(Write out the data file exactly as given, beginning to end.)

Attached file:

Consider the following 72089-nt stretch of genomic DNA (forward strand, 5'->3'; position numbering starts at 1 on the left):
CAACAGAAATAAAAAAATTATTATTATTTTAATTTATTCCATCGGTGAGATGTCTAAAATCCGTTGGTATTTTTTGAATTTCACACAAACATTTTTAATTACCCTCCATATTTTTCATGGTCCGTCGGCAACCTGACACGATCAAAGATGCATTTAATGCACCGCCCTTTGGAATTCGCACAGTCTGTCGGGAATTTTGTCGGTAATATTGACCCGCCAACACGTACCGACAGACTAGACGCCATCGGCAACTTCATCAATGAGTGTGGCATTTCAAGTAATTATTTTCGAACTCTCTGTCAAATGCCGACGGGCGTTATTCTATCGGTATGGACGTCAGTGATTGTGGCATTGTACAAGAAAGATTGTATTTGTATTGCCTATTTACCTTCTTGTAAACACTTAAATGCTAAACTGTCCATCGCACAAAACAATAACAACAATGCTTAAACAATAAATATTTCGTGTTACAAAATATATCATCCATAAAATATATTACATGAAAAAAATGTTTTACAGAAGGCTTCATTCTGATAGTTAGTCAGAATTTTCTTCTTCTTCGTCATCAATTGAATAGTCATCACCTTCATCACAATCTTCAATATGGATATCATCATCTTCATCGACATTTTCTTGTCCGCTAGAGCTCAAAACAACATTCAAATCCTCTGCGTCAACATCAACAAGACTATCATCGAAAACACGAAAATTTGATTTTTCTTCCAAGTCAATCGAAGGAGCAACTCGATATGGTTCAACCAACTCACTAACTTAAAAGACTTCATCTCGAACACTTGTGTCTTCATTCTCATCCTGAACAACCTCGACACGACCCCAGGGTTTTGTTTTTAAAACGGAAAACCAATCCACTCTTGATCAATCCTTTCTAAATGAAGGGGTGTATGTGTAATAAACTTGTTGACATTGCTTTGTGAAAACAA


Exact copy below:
Consider the following 72089-nt stretch of genomic DNA (forward strand, 5'->3'; position numbering starts at 1 on the left):
CAACAGAAATAAAAAAATTATTATTATTTTAATTTATTCCATCGGTGAGATGTCTAAAATCCGTTGGTATTTTTTGAATTTCACACAAACATTTTTAATTACCCTCCATATTTTTCATGGTCCGTCGGCAACCTGACACGATCAAAGATGCATTTAATGCACCGCCCTTTGGAATTCGCACAGTCTGTCGGGAATTTTGTCGGTAATATTGACCCGCCAACACGTACCGACAGACTAGACGCCATCGGCAACTTCATCAATGAGTGTGGCATTTCAAGTAATTATTTTCGAACTCTCTGTCAAATGCCGACGGGCGTTATTCTATCGGTATGGACGTCAGTGATTGTGGCATTGTACAAGAAAGATTGTATTTGTATTGCCTATTTACCTTCTTGTAAACACTTAAATGCTAAACTGTCCATCGCACAAAACAATAACAACAATGCTTAAACAATAAATATTTCGTGTTACAAAATATATCATCCATAAAATATATTACATGAAAAAAATGTTTTACAGAAGGCTTCATTCTGATAGTTAGTCAGAATTTTCTTCTTCTTCGTCATCAATTGAATAGTCATCACCTTCATCACAATCTTCAATATGGATATCATCATCTTCATCGACATTTTCTTGTCCGCTAGAGCTCAAAACAACATTCAAATCCTCTGCGTCAACATCAACAAGACTATCATCGAAAACACGAAAATTTGATTTTTCTTCCAAGTCAATCGAAGGAGCAACTCGATATGGTTCAACCAACTCACTAACTTAAAAGACTTCATCTCGAACACTTGTGTCTTCATTCTCATCCTGAACAACCTCGACACGACCCCAGGGTTTTGTTTTTAAAACGGAAAACCAATCCACTCTTGATCAATCCTTTCTAAATGAAGGGGTGTATGTGTAATAAACTTGTTGACATTGCTTTGTGAAAACAA